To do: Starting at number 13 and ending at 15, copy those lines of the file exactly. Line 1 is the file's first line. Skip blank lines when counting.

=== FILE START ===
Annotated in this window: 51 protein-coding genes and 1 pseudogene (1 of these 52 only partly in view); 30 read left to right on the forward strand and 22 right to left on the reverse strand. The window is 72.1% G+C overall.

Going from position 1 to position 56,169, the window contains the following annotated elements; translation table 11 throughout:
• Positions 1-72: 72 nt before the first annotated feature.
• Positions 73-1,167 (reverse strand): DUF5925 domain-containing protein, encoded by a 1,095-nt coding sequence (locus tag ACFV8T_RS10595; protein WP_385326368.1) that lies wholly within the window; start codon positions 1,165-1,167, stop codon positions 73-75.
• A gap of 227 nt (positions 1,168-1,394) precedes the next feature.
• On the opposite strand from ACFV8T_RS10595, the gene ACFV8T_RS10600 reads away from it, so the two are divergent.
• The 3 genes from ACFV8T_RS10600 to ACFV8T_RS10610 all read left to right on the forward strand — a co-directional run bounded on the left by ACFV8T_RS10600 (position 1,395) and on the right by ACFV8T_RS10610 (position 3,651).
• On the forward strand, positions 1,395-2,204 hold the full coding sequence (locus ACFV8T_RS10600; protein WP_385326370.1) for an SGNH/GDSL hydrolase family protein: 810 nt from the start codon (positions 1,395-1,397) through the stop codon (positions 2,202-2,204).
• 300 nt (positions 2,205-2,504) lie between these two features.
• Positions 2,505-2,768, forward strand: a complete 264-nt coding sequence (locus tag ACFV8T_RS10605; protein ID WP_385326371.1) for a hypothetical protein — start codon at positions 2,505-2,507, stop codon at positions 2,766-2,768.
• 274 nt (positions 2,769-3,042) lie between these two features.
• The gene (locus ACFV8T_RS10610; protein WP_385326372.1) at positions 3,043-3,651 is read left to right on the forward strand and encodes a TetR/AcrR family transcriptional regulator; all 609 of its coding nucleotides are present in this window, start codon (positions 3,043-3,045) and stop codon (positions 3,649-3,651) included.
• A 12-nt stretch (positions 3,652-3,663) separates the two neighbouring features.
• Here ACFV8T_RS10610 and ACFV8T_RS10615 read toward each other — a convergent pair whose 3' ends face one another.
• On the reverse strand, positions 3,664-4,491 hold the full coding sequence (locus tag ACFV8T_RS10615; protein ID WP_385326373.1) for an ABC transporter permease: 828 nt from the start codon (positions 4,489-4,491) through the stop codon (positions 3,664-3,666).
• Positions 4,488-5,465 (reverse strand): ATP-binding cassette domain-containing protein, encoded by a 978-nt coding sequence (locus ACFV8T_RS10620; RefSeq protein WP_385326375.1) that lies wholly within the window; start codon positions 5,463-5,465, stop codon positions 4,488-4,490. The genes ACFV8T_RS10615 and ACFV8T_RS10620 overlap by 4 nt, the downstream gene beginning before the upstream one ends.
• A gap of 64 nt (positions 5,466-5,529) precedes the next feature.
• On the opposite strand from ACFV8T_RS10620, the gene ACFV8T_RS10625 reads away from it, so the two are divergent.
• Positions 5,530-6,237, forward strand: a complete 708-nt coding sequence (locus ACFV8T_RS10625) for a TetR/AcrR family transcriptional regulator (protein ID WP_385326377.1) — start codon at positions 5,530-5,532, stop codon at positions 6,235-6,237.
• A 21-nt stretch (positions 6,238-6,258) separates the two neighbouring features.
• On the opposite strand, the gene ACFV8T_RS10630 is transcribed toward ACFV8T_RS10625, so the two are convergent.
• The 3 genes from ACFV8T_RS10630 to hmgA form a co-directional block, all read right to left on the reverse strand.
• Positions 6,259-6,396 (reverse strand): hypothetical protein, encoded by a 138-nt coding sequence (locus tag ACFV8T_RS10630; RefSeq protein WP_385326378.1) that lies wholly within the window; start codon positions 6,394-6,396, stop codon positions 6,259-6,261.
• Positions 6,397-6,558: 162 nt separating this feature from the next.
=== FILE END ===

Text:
• A 12-nt stretch (positions 3,652-3,663) separates the two neighbouring features.
• Here ACFV8T_RS10610 and ACFV8T_RS10615 read toward each other — a convergent pair whose 3' ends face one another.
• On the reverse strand, positions 3,664-4,491 hold the full coding sequence (locus tag ACFV8T_RS10615; protein ID WP_385326373.1) for an ABC transporter permease: 828 nt from the start codon (positions 4,489-4,491) through the stop codon (positions 3,664-3,666).